Councillors have called for an inquest into a controversial £75m city centre shopping scheme because ‘nothing is happening’.
A team led by Coun Tim Hamilton-Cox wants Lancaster City Council to review its entire backing for the ‘Canal Corridor North’ plan even if it means pulling out altogether.
This comes 10 years after developers were first assigned to transform the area bounded by St Leonardgate, Moor Lane and Edward Street into a mixed-use development with shops.
But Coun Hamilton-Cox, a longtime opponent of the scheme, said: “It’s been over a decade since it was first mooted but we’re getting nowhere.
“Nobody has heard anything for more than a year.
“What we need is a proper appraisal. In our view the development should be housing-led.”
What we need is a proper appraisal. In our view the development should be housing-led.Coun Tim Hamilton-Cox
Coun Hamilton-Cox and Green party colleagues will push for a review of all options for the 10-acre site at the next full council meeting on September 23.
They want council officers to look at the implications of withdrawing from an agreement with developers British Land. British Land last commented publicly on the Lancaster project in summer 2014 when it revealed objections to the planned Bay Shopping Park scheme in Morecambe.
They said a new shopping complex on the former Frontierland fairground site could cost Lancaster’s shopping sector £13m.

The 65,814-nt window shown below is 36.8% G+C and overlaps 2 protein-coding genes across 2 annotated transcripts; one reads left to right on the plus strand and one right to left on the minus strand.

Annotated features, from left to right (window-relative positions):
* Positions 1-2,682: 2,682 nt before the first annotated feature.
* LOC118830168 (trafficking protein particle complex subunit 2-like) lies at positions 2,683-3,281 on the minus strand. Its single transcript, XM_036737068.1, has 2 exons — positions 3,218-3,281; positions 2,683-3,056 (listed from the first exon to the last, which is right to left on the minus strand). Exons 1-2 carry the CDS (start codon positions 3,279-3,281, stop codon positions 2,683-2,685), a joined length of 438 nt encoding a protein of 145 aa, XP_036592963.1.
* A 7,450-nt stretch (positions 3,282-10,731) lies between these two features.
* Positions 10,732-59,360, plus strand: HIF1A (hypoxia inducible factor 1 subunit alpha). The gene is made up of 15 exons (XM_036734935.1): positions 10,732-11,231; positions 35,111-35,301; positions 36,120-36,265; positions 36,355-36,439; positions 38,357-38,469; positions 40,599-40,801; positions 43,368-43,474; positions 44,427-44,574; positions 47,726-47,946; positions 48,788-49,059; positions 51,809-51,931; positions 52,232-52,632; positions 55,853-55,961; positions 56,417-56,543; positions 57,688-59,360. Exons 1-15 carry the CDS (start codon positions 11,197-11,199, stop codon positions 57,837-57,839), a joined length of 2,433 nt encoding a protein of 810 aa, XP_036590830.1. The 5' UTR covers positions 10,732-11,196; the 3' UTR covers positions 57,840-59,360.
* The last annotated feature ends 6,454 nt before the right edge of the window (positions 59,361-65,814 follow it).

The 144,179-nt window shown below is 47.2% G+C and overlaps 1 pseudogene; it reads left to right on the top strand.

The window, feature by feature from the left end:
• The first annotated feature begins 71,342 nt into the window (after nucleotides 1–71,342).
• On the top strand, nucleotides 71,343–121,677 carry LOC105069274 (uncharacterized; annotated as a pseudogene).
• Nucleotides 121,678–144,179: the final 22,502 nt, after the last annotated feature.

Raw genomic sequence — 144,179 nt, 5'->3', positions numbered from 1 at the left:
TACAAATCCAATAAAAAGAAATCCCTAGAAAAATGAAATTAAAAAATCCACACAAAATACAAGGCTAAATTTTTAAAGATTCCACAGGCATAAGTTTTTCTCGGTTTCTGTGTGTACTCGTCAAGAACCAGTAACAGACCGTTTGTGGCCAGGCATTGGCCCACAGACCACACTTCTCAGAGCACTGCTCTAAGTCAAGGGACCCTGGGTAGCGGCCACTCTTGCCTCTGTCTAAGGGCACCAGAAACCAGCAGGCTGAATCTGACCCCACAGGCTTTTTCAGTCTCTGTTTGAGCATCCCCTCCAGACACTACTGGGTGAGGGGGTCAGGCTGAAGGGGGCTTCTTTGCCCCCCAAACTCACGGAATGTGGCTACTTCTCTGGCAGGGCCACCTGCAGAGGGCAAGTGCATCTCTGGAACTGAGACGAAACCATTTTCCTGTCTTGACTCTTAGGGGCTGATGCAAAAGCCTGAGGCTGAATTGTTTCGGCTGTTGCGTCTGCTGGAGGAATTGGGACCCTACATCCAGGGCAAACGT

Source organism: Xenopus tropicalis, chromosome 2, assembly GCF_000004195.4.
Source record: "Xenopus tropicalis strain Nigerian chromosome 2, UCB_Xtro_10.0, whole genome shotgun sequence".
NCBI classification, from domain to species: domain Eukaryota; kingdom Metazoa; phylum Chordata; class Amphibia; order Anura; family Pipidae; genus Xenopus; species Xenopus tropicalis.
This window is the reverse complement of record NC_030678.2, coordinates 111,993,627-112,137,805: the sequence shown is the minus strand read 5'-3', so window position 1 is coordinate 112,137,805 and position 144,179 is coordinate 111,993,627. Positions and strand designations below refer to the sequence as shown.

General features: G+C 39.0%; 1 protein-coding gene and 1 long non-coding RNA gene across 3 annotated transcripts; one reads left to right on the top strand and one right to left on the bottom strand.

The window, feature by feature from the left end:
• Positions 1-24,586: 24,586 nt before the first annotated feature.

In June 2014, the London-based property firm said they were close to revealing their plans for the Canal Corridor North site, which includes numerous historic and listed buildings such as the former Mitchell’s Brewery site, as well as the Dukes and Grand theatres and the Musicians’ Co-Op building used by local musicians for rehearsals and recording.
But the council, or the developer, is now entitled to give written notice to terminate the contract because no planning application came in by November 21 last year.
Neither has done so, to date.
The council made the deal in July 2012 when British Land took over from original developers Centros.
But Coun Hamilton-Cox said: “Half the councillors on the council today weren’t around then.”
The Guardian contacted British Land but was told bosses were at an annual property conference and were not available for comment at this time.
A spokesman for Lancaster City Council said talks were continuing with the developer. A council report said “it would be premature and inappropriate” to withdraw from the contract with British Land until “all the relevant advice is available”.
The council spent £63,000 during a public inquiry into plans by the original developer Centros in 2009 then had a bid to recoup costs rejected by the Secretary of State.